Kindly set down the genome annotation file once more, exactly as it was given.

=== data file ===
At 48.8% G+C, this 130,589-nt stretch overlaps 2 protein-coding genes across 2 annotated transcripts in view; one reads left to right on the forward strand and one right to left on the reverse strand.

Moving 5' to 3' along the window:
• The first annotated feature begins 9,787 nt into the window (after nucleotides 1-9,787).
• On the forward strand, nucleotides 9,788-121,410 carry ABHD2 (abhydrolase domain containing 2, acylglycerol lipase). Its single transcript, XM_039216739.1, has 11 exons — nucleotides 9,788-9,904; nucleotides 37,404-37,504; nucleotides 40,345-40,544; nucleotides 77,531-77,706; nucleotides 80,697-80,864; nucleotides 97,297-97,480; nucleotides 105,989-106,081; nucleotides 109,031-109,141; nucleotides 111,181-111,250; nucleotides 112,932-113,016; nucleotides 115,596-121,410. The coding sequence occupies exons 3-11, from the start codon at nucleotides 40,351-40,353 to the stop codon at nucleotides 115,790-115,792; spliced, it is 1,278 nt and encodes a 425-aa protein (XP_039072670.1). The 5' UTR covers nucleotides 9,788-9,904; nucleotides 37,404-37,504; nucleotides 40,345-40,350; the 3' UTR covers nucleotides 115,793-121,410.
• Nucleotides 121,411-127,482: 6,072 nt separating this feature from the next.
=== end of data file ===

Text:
At 48.8% G+C, this 130,589-nt stretch overlaps 2 protein-coding genes across 2 annotated transcripts in view; one reads left to right on the forward strand and one right to left on the reverse strand.

Moving 5' to 3' along the window:
• The first annotated feature begins 9,787 nt into the window (after nucleotides 1-9,787).
• On the forward strand, nucleotides 9,788-121,410 carry ABHD2 (abhydrolase domain containing 2, acylglycerol lipase). Its single transcript, XM_039216739.1, has 11 exons — nucleotides 9,788-9,904; nucleotides 37,404-37,504; nucleotides 40,345-40,544; nucleotides 77,531-77,706; nucleotides 80,697-80,864; nucleotides 97,297-97,480; nucleotides 105,989-106,081; nucleotides 109,031-109,141; nucleotides 111,181-111,250; nucleotides 112,932-113,016; nucleotides 115,596-121,410. The coding sequence occupies exons 3-11, from the start codon at nucleotides 40,351-40,353 to the stop codon at nucleotides 115,790-115,792; spliced, it is 1,278 nt and encodes a 425-aa protein (XP_039072670.1). The 5' UTR covers nucleotides 9,788-9,904; nucleotides 37,404-37,504; nucleotides 40,345-40,350; the 3' UTR covers nucleotides 115,793-121,410.
• Nucleotides 121,411-127,482: 6,072 nt separating this feature from the next.